Podcast: Estuary English

The Estuary. Image: Getty.

As I write, it’s local elections day here in England. There are elections in large chunks of the country, but to my shame I’ve only really been paying attention to two: the London borough ones (where there’s a lot of tension around how they might go for the various parties), and the Sheffield City Region mayoral one (where there’s no tension whatsoever because we’ve basically known that Labour’s Dan Jarvis was a lock for months now).

Anyway. I talk about those, briefly – but because we won’t have any results until some silly time this evening, our main feature this week is something else entirely.

Caroline Crampton was for many years in charge of the internet here at the New Statesman, and is one of the hosts of our pop culture podcast Srsly. Last year, she took on a new role as head of podcasts, and moved to Merseyside to write a book about the Thames Estuary.

So, all things considered, I thought it was about time I invited her onto Skylines to talk about it. She tells me how her parents’ journey from South Africa and her childhood in Kent inspired an interest in the estuary; how and why its human, natural and economic geography all differ so radically from the proper Thames, up-river; and why the towns of the estuary keep showing such an enduring enthusiasm for right-wing populist racists.

She also tells a frankly horrific story about 600 Victorians who drowned in sewage. It’s a fascinating conversation.

Next week, in all likelihood, will be the local election post mortem episode. See you on the other side.

The episode itself is below. You can subscribe to the podcast on AcastiTunes, or RSS. Enjoy.

Jonn Elledge is the editor of CityMetric. He is on Twitter as @jonnelledge and also has a Facebook page now for some reason. 

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Podcast: Brizzle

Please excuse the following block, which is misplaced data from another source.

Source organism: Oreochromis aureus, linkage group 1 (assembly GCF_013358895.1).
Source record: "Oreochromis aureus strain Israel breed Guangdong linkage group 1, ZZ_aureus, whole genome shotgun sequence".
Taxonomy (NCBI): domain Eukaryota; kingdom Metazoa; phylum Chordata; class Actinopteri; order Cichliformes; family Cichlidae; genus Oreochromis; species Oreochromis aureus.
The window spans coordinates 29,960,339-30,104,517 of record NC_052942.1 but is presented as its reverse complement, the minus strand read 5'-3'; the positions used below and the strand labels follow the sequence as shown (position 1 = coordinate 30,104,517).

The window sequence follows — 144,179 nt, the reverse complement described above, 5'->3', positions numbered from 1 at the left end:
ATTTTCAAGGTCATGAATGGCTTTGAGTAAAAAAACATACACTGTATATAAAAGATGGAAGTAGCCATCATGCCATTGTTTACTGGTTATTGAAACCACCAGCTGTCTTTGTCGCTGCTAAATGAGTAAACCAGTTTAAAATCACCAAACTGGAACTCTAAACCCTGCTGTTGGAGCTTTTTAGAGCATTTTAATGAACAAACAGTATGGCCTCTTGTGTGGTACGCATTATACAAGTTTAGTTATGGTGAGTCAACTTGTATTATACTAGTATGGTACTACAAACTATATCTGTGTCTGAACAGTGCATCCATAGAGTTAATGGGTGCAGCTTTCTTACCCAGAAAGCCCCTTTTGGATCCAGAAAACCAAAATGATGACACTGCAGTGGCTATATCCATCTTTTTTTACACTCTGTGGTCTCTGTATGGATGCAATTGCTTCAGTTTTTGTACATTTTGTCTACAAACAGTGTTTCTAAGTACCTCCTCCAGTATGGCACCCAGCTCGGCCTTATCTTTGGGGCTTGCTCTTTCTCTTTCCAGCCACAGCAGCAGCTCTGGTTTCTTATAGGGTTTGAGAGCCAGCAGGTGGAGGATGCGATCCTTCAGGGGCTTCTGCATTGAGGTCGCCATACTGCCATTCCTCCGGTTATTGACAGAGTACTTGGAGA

Bristol mayor Marvin Rees, in Bristol. Image: Getty.

This week, we’re off to an English city that, to my shame, I’ve been neglecting: Bristol, the largest city in the south west, and indeed the largest city in the south outside London.

I’m joined by Sian Norris, founder of the Bristol Women’s Literary Festival, to talk about the city she’s lived in since her childhood. She tells me what makes Bristol so liveable, why it’s struggling with inequality, and how it’s coping with the recent influx of London expats bidding up house prices.

Since we’re on his patch, I also spoke to Marvin Rees, who since 2016 has been the elected Labour mayor of the city. He tells me why he was so keen for Bristol to host the Global Parliament of Mayors, and why local politicians need to work together after Brexit. Oh, and he talks about his transport plans, too.

The episode itself is below. You can subscribe to the podcast on AcastiTunes, or RSS. Enjoy.

Jonn Elledge is the editor of CityMetric. He is on Twitter as @jonnelledge and on Facebook as JonnElledgeWrites.

Skylines is supported by 100 Resilient Cities. Pioneered by the Rockefeller Foundation, 100RC is dedicated to helping cities around the world become more resilient to the physical, social and economic challenges that are a growing part of the 21st century.

Want more of this stuff? Follow CityMetric on Twitter or Facebook.